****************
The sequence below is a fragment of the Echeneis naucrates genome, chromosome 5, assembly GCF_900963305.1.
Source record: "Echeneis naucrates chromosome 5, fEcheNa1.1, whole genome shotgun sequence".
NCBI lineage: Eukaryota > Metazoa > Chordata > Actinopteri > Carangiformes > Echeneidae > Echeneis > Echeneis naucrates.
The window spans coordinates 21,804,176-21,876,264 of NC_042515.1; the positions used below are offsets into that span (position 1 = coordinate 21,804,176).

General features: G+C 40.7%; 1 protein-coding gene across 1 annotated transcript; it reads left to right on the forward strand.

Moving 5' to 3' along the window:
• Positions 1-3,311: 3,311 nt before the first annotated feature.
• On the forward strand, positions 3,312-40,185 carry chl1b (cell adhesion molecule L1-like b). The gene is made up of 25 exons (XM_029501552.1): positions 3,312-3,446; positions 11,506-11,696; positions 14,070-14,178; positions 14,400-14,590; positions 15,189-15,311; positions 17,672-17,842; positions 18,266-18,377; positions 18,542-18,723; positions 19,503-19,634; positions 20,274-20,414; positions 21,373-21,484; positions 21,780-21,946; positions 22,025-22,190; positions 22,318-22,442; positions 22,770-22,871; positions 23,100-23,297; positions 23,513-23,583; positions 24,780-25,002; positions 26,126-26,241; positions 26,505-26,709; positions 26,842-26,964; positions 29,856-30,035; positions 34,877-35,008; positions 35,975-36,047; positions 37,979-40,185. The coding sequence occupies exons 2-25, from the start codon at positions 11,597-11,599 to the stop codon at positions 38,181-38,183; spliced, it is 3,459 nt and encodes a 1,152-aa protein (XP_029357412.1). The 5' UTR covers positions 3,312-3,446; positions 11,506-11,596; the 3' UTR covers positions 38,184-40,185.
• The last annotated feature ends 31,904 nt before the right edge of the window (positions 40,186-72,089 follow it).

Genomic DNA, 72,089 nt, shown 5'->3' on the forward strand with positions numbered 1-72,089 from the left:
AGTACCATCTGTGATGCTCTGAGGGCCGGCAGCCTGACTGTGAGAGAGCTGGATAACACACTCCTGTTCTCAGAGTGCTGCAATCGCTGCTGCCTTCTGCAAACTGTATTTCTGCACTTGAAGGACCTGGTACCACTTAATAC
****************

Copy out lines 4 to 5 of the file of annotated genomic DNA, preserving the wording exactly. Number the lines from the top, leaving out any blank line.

The window spans coordinates 21,804,176-21,876,264 of NC_042515.1; the positions used below are offsets into that span (position 1 = coordinate 21,804,176).

General features: G+C 40.7%; 1 protein-coding gene across 1 annotated transcript; it reads left to right on the forward strand.